Sheriff's officer OK after shooting
Haywood County Sheriff's Deputy Nathan Sutton was treated and released at Mission Hospital after he was wounded while responding to a domestic disturbance call at 235 Walnut Valley Lane in Clyde.
Sheriff Bobby Suttles said Sutton was shot in the lower leg when he and Deputy Roger Kent were trying to get inside a home where they feared the well-being of a 9-month old baby was in jeopardy.
The child was in the back bedroom, but an aggressive pit bull prevented entry. As shots were fired to contain the dog, Sutton was wounded.
George Shane Bivens, 24, was later found outside the home. His girlfriend, Jessica McCoy, had called 9-1-1 saying Bivens had threatened her and tried to run over her with a car. The baby was in the car at the time.
McCoy was able to run to a neighbor's house to make the call, and Suttles said she gave permission to enter the home to check on the baby's safety.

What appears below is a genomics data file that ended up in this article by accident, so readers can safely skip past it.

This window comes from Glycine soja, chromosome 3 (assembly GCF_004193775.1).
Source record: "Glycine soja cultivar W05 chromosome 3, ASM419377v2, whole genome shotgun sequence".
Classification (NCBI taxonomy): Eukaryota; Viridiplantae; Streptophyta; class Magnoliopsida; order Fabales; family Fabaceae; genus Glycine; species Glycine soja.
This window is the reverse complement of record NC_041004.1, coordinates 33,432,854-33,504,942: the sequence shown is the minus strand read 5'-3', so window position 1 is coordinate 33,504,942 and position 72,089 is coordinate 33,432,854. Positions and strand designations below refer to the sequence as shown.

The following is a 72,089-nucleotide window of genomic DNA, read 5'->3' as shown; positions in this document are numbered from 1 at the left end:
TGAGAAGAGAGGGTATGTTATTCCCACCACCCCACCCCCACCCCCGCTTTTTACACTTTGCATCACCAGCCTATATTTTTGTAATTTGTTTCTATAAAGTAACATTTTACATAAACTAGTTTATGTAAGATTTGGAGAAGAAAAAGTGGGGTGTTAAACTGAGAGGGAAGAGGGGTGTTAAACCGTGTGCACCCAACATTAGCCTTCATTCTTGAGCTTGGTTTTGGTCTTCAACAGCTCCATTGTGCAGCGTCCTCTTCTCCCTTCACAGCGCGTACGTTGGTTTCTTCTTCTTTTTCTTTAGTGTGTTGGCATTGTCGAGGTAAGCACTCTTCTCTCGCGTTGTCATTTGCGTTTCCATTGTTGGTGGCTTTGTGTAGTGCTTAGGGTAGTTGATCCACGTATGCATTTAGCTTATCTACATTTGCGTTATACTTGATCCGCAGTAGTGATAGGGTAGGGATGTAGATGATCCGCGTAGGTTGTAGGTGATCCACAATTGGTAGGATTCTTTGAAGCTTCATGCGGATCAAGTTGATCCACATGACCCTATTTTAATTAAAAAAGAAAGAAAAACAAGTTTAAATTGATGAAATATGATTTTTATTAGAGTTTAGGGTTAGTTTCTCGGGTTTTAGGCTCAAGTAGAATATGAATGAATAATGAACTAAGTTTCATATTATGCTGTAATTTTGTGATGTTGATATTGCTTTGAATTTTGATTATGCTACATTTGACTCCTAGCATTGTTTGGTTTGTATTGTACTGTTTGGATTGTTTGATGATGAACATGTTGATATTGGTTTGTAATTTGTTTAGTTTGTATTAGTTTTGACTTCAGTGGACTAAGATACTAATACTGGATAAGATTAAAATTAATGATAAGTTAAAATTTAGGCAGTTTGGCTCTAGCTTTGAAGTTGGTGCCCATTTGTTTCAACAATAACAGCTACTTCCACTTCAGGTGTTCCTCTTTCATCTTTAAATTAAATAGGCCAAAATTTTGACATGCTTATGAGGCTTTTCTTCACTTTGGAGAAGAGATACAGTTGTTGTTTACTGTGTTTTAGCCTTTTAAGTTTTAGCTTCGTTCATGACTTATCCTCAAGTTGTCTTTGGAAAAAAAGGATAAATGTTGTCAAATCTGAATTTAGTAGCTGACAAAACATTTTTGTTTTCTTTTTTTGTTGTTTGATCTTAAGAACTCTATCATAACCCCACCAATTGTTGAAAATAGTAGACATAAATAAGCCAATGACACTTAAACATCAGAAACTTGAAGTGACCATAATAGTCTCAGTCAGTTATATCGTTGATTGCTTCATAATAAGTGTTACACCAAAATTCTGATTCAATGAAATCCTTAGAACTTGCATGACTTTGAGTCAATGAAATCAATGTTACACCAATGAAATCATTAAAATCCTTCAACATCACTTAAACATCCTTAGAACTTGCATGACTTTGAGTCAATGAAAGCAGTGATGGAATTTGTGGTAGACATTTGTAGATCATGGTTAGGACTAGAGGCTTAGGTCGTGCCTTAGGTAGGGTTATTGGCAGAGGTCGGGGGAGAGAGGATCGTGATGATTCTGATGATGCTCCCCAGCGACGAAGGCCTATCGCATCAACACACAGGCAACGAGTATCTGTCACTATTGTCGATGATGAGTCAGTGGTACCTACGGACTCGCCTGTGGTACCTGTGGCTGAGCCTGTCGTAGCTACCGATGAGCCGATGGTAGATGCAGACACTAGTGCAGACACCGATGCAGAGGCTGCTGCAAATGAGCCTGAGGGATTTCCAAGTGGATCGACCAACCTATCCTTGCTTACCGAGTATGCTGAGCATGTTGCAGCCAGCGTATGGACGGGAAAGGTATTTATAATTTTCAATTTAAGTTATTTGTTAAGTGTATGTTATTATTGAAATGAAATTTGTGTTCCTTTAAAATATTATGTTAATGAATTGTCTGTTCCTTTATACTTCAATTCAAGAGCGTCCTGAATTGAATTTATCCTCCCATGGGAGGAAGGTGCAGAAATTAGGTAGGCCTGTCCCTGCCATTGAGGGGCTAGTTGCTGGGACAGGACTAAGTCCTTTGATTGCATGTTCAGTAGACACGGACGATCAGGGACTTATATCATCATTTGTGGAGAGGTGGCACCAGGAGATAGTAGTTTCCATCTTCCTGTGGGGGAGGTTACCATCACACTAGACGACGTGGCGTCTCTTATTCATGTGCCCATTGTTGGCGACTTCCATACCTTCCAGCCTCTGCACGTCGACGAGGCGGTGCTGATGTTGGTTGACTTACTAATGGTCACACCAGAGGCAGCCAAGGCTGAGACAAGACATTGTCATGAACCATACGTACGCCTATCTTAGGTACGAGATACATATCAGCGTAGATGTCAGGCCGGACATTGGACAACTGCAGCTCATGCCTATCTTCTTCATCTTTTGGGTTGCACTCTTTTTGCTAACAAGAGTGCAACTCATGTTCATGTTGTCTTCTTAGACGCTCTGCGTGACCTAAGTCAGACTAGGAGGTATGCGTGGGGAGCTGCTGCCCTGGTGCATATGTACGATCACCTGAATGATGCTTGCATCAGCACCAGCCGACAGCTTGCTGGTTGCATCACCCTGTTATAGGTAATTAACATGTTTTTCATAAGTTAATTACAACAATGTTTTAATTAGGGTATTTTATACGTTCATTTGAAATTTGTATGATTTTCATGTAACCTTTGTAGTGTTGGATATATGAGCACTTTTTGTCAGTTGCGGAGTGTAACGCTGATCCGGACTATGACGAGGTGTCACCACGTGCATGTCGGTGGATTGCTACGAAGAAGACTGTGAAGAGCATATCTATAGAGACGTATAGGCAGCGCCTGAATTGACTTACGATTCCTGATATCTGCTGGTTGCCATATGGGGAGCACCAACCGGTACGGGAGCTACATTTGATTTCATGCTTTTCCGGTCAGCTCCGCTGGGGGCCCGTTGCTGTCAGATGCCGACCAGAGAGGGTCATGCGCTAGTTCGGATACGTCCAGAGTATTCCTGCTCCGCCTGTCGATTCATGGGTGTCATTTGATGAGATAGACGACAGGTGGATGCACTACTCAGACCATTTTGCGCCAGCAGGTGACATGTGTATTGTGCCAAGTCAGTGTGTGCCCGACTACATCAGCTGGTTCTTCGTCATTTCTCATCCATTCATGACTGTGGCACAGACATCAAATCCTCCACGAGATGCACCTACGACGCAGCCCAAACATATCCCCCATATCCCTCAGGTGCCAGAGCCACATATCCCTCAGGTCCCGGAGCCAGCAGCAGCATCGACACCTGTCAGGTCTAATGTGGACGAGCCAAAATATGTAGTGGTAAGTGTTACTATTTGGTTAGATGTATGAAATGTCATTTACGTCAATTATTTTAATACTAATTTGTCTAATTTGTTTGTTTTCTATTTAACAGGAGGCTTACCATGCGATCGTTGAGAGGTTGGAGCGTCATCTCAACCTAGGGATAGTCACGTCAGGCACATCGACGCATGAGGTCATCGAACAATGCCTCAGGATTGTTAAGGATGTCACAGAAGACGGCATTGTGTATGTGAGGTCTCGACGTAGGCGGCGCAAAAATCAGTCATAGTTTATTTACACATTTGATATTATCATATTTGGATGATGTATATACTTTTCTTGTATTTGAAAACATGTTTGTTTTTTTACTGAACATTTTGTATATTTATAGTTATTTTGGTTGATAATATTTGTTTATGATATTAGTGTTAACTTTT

"When the officers went in door, a large pit bull attacked and rounds were fired at the dog," Suttles said. "One of the bullets hit the officer in lower calf. They thought the suspect was in house with the baby, but he somehow or another got out of the house, went under the crawl space."
After the officer was wounded, Bivens gave up, was arrested and brought to the sheriff's office where he's facing at least three charges — child abuse, attack with a deadly weapon for trying to run over McCoy and resisting, obstructing and delaying an officer.
Bivens has a record of prior assault on officers and has outstanding traffic warrants, Suttles said.
At the hospital, Sutton's wounds were cleaned and dressed, and a splint was put on his leg. He may be off of work for a while, but could return soon to light duty.
"The bullet went all the way through," Suttles said. "There's no major damage to his leg."
The dog ran out of the house and could not be found. Suttles said the officers were unsure whether the animal had been wounded.
While there is no way of knowing where the bullet that wounded Sutton came from, Suttles said he suspects it came from the other officer's weapon, though it could have ricocheted in close quarters.
While there will be a review of the incident to see if any lessons can be learned, Suttles said there's always uncertainty when responding to calls.
"Every call you go to, you never know what can escalate from it," he said. "You want to look back to determine what happened but the guys were defending themselves after they were attacked."